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John Colter
Birth: 1774
Death: c. May 7, 1812

Western Explorer. Born in Staunton, Augusta County, Virginia, he was a trapper when he was recruited as a member of the Lewis and Clark Expedition in 1804. By 1806, he had crossed the continent twice with Lewis and Clark, gaining valuable experience in the rigors of wilderness life. He left the expedition in 1807 and joined Missouri Fur Company on an expedition to the Rocky Mountains. The party was successful in going up the Missouri River and establishing Fort Raymond. That winter Colter was sent out alone to seek trade from Indian camps. With only his rifle and a 30lb pack, he traveled an estimated 500 miles west through Wyoming and was reputed as the first white man to see Jackson's Hole and Yellowstone Lake area. Returning to Fort Raymond, he led another Missouri Fur Company party to the Yellowstone Lake area in 1810. The next year, he used his trade profits to buy a plot of land in Missouri and build a cabin. He married, had a son, became a volunteer ranger and fur traded with the Blackfeet Indians until his death from jaundice. (bio by: John "J-Cat" Griffith)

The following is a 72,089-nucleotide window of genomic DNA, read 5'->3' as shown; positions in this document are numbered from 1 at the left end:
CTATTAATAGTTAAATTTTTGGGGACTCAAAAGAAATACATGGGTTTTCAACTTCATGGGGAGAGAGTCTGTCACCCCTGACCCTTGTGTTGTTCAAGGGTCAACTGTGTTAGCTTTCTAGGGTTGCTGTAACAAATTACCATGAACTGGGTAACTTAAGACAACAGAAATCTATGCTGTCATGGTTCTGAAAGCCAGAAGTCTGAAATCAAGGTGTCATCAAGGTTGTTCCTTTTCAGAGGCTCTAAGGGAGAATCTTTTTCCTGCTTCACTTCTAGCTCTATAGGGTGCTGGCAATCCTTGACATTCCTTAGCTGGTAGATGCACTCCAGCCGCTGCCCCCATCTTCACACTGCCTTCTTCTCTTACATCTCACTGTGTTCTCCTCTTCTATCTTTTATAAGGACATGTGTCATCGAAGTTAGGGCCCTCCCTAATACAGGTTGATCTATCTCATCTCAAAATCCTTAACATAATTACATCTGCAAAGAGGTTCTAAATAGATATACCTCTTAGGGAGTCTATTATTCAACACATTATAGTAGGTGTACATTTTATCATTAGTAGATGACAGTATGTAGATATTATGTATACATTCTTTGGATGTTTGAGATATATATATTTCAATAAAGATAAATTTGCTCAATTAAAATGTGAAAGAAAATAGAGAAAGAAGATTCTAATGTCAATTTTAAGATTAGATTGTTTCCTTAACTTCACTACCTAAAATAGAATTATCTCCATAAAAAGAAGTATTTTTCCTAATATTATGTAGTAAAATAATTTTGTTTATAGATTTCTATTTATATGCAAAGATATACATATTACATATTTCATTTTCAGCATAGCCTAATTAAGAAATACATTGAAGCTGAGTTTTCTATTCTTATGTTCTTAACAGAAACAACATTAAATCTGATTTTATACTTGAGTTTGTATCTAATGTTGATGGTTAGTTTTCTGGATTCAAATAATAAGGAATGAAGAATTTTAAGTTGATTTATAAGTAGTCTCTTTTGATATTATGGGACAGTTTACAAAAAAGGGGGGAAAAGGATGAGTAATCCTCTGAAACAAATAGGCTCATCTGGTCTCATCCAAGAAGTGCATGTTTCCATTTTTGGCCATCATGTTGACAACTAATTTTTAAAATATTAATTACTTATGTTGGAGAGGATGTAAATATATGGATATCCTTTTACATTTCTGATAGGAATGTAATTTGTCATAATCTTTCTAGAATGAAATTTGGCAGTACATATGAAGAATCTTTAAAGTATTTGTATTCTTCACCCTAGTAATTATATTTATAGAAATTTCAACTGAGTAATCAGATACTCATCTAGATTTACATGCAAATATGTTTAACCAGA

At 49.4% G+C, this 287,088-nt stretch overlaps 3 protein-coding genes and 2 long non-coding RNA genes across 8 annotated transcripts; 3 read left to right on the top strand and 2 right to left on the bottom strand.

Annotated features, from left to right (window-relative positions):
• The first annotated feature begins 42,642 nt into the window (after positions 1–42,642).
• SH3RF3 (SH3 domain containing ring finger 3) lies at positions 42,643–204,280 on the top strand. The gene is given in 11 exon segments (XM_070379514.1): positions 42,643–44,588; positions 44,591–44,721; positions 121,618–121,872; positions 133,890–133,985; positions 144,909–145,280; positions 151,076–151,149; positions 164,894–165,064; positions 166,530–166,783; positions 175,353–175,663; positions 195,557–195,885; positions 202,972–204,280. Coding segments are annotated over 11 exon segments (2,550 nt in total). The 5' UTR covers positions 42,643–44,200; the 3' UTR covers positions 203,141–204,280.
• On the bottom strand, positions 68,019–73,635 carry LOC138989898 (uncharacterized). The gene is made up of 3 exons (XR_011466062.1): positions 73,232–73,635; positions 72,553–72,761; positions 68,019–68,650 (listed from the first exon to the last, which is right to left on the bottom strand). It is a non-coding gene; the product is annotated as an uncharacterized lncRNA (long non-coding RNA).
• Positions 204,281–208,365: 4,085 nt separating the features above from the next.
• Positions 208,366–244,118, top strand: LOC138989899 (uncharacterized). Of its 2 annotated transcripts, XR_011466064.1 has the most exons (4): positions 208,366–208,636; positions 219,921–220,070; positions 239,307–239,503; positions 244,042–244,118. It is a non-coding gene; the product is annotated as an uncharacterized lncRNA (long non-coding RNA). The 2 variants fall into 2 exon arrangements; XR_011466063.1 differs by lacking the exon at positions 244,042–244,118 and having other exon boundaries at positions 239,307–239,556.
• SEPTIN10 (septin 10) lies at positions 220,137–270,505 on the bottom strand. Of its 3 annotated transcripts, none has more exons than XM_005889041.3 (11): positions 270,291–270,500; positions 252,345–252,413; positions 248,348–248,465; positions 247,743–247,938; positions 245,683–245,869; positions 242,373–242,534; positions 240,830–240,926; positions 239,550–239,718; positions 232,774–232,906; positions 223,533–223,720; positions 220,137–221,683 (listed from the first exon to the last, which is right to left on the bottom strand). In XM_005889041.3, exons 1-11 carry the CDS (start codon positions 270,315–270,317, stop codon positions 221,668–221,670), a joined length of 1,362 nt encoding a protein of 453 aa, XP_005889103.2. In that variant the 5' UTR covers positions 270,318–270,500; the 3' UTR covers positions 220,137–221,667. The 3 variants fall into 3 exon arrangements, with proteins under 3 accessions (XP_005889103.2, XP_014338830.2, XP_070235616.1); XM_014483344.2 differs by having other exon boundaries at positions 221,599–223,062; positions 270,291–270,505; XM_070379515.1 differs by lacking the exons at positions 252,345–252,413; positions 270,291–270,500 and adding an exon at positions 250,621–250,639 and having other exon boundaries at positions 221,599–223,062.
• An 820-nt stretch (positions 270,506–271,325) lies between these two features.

Non-Cemetery Burial
Specifically: Buried near New Haven, Missouri, on private land
Maintained by: Find A Grave
Record added: Sep 09, 1998
Find A Grave Memorial# 3554
John Colter
Added by: John "J-Cat" Griffith
John Colter
Added by: Ruth Colter-Frick
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forever remembered
 Added: May. 7, 2014

- Joseph M.Petri
 Added: May. 7, 2014
You paved the way and did it proudly.
- Old Coot
 Added: Aug. 10, 2013
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